III. Function
The overall message of the fountain is that of the power and triumph of the Church under Innocent X (particularly over paganism) and the power of the papal family. Innocent X had hoped to have the fountain completed for the Holy Year Festivities in 1650. Completed, the fountain would have been a powerful piece of propaganda with which to greet the incoming pilgrims. piazza_navona_02.htm
The Danube and Ganges
Here, one can see the Danube supporting the papal crest and that, in contrast to the Ganges,
the Danube is directly looking towards the symbolic light of the obelisk.

Such images of triumphalism were especially important for Innocent X given the context of that period of history in the Church. In 1648, the Treaty of Westphalia was signed, bringing an end to the Thirty Years War, a series of religious and territorial battles between Protestants and Catholics. The terms of the Treaty were that the Catholic Church had to sacrifice important bishoprics in the North in order to keep Austria and Bohemia under its control. The concessions were viewed as a tragic loss to the Church. In light of such a loss, Innocent X had to somehow attempt to overcome the widespread feelings of defeatism and try to improve the image of the vitality of the Church and the papacy.

The use of an obelisk is in and of itself a powerful image of such triumphalism. Obelisks were seen as an allegory to the link between earth and heaven. Looking from bottom to top, obelisks seem to disappear, suggesting a transition from the terrestrial realm up into the heavens. Also, because obelisks were brought back from Egypt after conquests during the Imperial period, they became widely used by the Church as a symbol of the Church’s defeat of paganism. Crosses were often placed at the tops of obelisks to visually signify such a conquest. However, in the case of this obelisk the dove and olive branch take the place of the cross, a detail that further associated Innocent X, and not just the Church, with the triumph because the dove served as both a symbol of the Holy Spirit as well as the Pamphili family emblem.

Obelisks were also often viewed as a representation of the rays of the sun. With this in mind, one way of looking at the fountain is to see the different reactions of each river god to the symbol of holy light and papal government as reflective of each continent’s acceptance of the Church. The Ganges, which looks indifferently across the Piazza, and the Nile, whose head is covered, are both not looking at the obelisk which could therefore signify that those continents are each ignorant of its symbolic light. With respect to the Plata, because he shields his eyes from the light (a common gesture in antiquity used in the presence of divine light) could signify his awe of the divine power of the Church. Lastly, with respect to the representation of Europe, it is significant that the Danube was the river of choice, in the place of, for example, the Tiber located in the capital of the Church itself. Mary Christian suggests that the selection of the Danube to represent Europe and to hold up the shield of the papacy is an acknowledgement of the restoration of Austria and Bohemia to the official jurisdiction of the Church and the collapse of a Protestant stronghold achieved under the watch of Innocent X (and likely to compensate for the feelings of failure in light of losing the northern territories). Such a testament to the triumph of Innocent X would thus have provided a powerful message to the pilgrims flocking to Rome that despite the losses incurred in the Treaty of Westphalia, the vitality of the Church was still as strong as ever.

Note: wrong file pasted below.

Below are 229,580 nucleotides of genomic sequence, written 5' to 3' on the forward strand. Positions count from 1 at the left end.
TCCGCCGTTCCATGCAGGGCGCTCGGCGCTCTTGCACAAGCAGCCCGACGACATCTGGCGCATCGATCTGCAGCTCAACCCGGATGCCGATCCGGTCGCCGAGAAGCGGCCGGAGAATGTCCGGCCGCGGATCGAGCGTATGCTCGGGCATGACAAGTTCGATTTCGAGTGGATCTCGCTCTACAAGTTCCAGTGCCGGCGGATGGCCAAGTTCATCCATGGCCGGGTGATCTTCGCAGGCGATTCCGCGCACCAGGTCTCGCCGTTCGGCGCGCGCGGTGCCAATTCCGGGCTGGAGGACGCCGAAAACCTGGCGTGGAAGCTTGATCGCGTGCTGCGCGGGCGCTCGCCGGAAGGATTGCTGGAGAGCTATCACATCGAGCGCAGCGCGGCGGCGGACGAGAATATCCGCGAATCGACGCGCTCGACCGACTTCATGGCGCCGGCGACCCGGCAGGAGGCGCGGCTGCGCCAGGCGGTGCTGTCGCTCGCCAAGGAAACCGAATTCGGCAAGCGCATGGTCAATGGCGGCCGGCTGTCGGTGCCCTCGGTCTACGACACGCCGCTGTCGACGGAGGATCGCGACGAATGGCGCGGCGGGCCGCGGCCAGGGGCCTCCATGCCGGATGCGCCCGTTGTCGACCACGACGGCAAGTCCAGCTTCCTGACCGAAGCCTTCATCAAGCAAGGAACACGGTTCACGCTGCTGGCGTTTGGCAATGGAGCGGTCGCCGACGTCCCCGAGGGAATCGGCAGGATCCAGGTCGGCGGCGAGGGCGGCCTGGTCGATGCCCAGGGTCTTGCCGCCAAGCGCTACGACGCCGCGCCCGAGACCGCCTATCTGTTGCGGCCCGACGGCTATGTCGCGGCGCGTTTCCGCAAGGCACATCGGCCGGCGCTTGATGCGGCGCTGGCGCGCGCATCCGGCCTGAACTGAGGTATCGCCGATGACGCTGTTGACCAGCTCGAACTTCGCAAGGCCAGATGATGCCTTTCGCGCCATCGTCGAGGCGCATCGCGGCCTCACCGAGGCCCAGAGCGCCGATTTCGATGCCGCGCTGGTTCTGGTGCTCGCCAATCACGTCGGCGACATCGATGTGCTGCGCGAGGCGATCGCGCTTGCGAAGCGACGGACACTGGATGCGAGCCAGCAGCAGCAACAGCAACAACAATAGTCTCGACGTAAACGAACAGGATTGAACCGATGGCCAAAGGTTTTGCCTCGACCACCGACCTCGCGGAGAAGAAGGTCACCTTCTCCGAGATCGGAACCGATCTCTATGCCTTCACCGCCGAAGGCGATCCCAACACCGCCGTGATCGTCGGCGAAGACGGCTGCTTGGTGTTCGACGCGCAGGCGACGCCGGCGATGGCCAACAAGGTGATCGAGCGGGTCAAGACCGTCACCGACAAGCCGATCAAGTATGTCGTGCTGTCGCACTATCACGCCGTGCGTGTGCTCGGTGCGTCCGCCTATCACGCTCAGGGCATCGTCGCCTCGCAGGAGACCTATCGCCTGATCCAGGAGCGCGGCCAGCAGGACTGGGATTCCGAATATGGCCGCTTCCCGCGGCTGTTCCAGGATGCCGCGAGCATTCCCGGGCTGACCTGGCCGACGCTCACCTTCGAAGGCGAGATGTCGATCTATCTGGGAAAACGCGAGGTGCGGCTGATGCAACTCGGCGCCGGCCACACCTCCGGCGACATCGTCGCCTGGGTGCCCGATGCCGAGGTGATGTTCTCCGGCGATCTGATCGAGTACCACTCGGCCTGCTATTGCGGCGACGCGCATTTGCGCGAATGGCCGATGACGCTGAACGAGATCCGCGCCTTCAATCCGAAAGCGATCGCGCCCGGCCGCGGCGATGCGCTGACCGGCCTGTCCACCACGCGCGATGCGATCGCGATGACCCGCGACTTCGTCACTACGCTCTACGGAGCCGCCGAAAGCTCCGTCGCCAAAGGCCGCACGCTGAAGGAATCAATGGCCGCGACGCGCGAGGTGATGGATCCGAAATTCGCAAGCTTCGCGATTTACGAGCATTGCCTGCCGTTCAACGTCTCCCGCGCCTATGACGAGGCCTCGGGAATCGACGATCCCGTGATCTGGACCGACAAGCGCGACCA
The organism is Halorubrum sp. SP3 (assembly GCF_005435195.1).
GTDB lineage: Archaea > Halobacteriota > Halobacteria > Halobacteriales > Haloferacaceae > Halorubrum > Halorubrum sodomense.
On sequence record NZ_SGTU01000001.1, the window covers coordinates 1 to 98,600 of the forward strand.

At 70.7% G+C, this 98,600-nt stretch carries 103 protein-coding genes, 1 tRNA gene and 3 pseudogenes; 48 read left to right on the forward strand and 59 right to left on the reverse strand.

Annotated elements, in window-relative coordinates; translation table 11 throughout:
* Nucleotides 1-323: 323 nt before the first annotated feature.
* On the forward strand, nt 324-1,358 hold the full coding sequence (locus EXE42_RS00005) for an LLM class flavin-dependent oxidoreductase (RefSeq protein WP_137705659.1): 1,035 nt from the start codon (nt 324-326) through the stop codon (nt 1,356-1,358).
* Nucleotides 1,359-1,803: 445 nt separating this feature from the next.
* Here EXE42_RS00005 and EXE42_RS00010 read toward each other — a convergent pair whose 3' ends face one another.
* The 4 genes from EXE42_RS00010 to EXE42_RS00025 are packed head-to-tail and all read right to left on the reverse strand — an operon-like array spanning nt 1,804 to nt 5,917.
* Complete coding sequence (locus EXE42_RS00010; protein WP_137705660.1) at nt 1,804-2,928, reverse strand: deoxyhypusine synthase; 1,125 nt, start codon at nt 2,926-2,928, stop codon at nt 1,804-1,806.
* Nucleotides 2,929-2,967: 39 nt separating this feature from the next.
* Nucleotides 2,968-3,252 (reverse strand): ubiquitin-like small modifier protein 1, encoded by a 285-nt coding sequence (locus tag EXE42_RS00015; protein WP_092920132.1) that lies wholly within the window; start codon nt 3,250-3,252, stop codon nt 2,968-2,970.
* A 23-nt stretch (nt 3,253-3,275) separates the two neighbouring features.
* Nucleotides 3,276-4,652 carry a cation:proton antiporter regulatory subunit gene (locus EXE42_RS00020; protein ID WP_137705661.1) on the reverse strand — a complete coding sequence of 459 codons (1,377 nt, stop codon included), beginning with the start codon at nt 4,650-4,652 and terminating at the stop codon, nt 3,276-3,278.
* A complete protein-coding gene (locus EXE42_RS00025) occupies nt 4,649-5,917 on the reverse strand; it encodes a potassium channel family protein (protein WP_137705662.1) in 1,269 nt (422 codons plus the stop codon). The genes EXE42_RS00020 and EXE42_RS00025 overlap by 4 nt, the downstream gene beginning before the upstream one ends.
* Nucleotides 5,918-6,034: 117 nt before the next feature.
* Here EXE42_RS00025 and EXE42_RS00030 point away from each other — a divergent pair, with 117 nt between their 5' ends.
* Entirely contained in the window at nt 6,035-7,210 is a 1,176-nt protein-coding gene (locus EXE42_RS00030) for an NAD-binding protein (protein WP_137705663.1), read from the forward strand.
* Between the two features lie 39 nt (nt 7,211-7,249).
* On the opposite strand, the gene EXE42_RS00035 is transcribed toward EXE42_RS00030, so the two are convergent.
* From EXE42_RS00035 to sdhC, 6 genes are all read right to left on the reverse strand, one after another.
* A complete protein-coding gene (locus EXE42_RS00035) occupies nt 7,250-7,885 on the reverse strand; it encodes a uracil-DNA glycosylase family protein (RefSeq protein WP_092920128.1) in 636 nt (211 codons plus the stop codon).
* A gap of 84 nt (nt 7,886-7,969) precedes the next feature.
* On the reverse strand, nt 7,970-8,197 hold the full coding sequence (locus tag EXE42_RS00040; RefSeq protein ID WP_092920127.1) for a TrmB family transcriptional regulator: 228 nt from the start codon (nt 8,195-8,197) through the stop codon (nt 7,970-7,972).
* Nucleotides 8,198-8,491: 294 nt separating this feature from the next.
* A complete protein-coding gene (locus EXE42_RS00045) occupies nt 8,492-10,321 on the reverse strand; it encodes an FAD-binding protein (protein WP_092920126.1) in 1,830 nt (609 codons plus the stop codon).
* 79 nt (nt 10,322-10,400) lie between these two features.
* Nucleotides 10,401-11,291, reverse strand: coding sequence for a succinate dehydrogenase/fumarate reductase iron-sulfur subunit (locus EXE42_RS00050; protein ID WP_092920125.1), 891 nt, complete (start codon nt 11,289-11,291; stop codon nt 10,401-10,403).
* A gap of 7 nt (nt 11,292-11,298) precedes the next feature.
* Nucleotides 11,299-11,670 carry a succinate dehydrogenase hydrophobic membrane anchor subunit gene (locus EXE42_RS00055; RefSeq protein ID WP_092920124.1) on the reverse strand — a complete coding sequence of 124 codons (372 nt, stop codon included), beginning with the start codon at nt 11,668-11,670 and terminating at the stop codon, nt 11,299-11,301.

V. Conclusion
Part of the reason the fountain is able to have such a strong impact on people today, far removed from the political context of the 17th Century, is the way in which it involves the viewer. Bernini’s fountain creates a relationship between its forms and the beholder, primarily through the use of multiple viewpoints and the way the carvings direct the eye. By using such devices as complex axial relationships, broken contours, and protruding extremities, Bernini was able to stress specific viewing places as well as to heighten the effect of momentary motion. This structures the viewing experience so that every space, real and artistic, is ‘charged with significance’. For example, with the lion and the horse, their rears appear in one gap and their fronts in the diagonally adjacent one. This encourages the viewer to walk around the fountain searching to resolve the image. Such encouraged interaction includes the viewer in the action of the sculpture and thus creates a link between real and artistic space. Also, the diagonal, spiraling poses of the gods, as well as their gestures and glances, directs the viewer’s eyes in several directions so that he or she experiences the whole fountain rather than one isolated part. Thus, the beholder becomes intimately involved in viewing the fountain and cannot remain an indifferent bystander.

VI. Personal Observations
The element that surprised me the most was the degree to which art really is political and used as a tool for propaganda. What was especially interesting was the fact that art historians claim that the people viewing the pieces at the time constructed would have understood the intended message. While it's likely that the more obscure messages would have only been picked up on by the more learned groups of individuals, the general iconography would have been more widely understood by the general populace (in contrast to someone today looking at the fountain and not knowing the historical background or iconography commonly used at that time.)

VII. Bibliography
Avery, Charles. Bernini: Genius of the Baroque. Bullfinch Press: Boston, 1997.

Baldinucchi, Filippo. “Life of Bernini.” in Engass and Brown, Italian and Spanish Art 1600-1750: Sources and Documents.

Black, Christopher F. “ ‘Exceeding Every Expression of Words’: Bernini’s Rome and the Religious Background”. Effigies and Ecstasies: Roman Baroque Sculpture and Design in the Age of Bernini. Ed. Aidan Weston-Lewis. National Gallery of Scotland, 1998.

Briggs, Martin S. “The Genius of Bernini”. The Burlington Magazine for Connoisseurs. Feb., 1915. 26:143.

Christian, Mary. “Bernini’s ‘Danube’ and Pamphili Politics”. The Burlington Magazine. May, 1986. 128:998.

Hibbard, Howard. Bernini. Penguin, 1965.

Morton, H.V. The Fountains of Rome. The MacMillan Co.: New York, 1966.

Wiles, Bertha Harris. The Fountains of Florentine Sculptors and their Followers from Donatello to Bernini. Harvard University Press: Cambridge, 1933.

Wittkower, Rudolf. Gian Lorenzo Bernini: Sculptor of the Roman Baroque. 3rd ed. Phaidon Press: Oxford, 1981.